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Home TAX TIPS Our Tips Incorporate or not

Incorporate or not

If you are a self-employed small business owner, you may wonder whether it would be more beneficial to perhaps incorporate your operations. We’ve gathered the most frequent questions about incorporation hoping that answers to them will help you make a decision whether to incorporate or not.

1. What is corporate tax rate?

Canadian private corporations are taxed at 16.5% on their active business income. It is important to remember that investment income is subject to a much higher tax rate. For this reason incorporation of the investment income produces no tax advantage.

2. Will I save on taxes by incorporating?

It depends. If you extract the entire profit earned as salary, you will be in the same position as if you operated as sole proprietor. However, if you leave some profits in the company, you can enjoy lower corporate tax rate and eventually take payments as dividends, which are subject to a lower tax rate than regular income.

3. As a director am I still responsible for corporate income tax?

Incorporation allows for separation of personal and business assets. Directors’ liability is limited to salaries and wages, as well as related remittances. GST also remains directors’ responsibility.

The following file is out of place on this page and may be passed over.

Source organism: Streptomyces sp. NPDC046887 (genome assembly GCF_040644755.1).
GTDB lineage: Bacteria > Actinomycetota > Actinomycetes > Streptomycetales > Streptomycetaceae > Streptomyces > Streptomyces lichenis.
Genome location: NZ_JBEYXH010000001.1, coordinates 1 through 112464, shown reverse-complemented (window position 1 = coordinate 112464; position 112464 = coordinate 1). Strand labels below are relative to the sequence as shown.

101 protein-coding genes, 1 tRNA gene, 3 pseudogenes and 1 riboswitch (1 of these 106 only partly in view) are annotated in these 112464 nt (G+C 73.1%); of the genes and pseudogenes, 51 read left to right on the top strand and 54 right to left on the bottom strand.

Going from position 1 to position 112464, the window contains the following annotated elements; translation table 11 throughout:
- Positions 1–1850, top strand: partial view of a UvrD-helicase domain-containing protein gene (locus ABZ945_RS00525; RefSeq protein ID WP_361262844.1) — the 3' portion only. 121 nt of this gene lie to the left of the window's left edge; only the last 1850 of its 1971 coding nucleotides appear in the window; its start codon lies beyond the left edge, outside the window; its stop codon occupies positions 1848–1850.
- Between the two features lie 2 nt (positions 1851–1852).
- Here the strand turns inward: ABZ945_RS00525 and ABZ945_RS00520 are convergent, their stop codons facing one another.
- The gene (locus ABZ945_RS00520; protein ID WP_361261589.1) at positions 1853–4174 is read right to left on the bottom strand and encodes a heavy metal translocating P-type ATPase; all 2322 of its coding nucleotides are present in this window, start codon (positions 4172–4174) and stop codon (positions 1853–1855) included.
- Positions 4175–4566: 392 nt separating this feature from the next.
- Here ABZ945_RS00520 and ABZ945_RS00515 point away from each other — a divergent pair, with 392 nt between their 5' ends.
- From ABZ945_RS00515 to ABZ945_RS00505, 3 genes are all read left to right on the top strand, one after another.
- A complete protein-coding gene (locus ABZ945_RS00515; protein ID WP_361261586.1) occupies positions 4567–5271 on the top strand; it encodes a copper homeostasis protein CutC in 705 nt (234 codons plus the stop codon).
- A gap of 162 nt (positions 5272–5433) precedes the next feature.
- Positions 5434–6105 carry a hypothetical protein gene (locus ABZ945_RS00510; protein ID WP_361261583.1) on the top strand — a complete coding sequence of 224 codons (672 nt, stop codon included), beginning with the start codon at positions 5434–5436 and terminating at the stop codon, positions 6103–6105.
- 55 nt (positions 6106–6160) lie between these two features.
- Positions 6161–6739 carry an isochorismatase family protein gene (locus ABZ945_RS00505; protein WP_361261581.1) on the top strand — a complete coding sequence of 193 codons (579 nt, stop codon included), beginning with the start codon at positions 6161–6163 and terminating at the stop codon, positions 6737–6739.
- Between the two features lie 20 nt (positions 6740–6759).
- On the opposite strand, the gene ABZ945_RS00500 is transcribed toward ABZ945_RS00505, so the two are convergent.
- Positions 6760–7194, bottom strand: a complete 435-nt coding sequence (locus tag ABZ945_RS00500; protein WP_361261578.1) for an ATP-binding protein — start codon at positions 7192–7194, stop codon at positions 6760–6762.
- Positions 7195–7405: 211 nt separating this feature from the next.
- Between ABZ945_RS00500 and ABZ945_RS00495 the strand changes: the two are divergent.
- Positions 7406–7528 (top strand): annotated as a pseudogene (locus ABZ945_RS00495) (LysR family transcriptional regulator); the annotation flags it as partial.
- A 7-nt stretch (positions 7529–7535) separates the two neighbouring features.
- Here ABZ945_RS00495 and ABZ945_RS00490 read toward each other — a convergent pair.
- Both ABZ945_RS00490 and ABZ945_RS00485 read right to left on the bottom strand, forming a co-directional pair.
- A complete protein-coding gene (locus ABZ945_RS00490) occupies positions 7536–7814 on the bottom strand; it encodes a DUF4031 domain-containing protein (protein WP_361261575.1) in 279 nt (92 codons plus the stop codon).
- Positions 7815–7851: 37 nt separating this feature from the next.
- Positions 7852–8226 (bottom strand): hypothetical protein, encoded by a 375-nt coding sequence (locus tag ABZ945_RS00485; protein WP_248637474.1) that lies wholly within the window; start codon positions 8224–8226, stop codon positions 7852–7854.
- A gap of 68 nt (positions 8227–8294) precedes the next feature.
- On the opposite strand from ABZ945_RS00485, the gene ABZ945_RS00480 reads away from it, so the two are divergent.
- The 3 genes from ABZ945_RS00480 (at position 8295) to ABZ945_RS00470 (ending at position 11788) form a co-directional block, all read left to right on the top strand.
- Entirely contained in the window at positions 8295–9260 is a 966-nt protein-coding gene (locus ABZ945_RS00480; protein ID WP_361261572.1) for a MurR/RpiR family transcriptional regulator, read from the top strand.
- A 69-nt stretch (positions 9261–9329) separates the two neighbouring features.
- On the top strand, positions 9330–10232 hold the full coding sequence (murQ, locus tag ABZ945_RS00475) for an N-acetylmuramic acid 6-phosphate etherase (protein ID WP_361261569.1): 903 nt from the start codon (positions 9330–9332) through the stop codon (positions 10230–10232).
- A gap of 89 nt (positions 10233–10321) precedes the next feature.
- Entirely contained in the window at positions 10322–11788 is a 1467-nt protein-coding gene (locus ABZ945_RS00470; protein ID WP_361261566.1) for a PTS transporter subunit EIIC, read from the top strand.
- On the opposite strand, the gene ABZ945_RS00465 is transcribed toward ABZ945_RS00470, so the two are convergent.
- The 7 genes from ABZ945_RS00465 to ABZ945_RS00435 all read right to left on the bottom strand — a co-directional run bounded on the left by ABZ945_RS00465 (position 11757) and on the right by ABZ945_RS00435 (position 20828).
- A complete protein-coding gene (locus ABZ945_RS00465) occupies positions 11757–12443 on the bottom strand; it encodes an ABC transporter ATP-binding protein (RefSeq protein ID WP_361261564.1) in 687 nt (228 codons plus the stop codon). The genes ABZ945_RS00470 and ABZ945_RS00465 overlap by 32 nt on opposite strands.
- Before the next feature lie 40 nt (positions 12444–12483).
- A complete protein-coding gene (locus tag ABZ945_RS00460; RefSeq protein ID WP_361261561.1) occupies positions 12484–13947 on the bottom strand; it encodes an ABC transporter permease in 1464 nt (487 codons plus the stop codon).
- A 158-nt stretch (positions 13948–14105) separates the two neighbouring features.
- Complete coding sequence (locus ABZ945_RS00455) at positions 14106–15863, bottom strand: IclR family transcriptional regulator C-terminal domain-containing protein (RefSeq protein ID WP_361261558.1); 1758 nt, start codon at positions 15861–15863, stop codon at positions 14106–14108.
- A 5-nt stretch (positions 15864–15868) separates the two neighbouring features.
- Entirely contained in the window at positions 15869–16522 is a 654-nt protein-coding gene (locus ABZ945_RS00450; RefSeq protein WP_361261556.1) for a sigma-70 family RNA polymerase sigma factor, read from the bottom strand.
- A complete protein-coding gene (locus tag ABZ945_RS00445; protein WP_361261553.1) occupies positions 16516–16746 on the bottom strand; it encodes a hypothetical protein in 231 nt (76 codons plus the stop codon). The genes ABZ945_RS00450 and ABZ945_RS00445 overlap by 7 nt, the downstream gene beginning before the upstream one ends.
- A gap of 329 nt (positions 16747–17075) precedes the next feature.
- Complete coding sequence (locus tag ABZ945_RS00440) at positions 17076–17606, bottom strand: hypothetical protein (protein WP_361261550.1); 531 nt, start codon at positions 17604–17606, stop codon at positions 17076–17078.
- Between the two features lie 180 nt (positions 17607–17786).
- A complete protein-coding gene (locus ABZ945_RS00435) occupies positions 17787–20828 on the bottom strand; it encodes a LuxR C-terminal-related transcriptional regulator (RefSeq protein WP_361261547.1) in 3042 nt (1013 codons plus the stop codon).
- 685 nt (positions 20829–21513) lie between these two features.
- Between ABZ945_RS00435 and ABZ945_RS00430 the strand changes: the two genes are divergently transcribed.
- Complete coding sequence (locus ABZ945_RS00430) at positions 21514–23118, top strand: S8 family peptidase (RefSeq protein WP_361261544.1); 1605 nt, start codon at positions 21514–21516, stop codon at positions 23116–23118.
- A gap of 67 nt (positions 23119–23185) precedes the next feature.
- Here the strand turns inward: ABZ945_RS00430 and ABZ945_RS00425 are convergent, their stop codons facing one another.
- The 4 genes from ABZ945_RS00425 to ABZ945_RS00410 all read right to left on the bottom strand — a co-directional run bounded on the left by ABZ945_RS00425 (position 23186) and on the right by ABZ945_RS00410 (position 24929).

4. How is professional corporation different from a regular one?

Professional corporation can only be formed by members of a given profession such as lawyers, doctors, or dentists. Members of the immediate family who are not professionals cannot hold voting shares in such corporation. Professional shareholders maintain the personal liability as if they were unincorporated. All professional corporations must be approved by the profession’s governing body.

5. What are other advantages of incorporating?

A corporation may choose a year-end, different than calendar year and therefore it’s filing deadlines can be different from your personal tax filing. This may leave an owner-manager more room for effective tax planning.

It is important to remember that filing of the corporate income tax and maintaining proper records is much more complex for corporations. Double entry accounting system is required as financial statements must be prepared for each year-end, including balance sheet and income statement. There are many additional points unique to each situation that must be thoroughly considered before incorporating.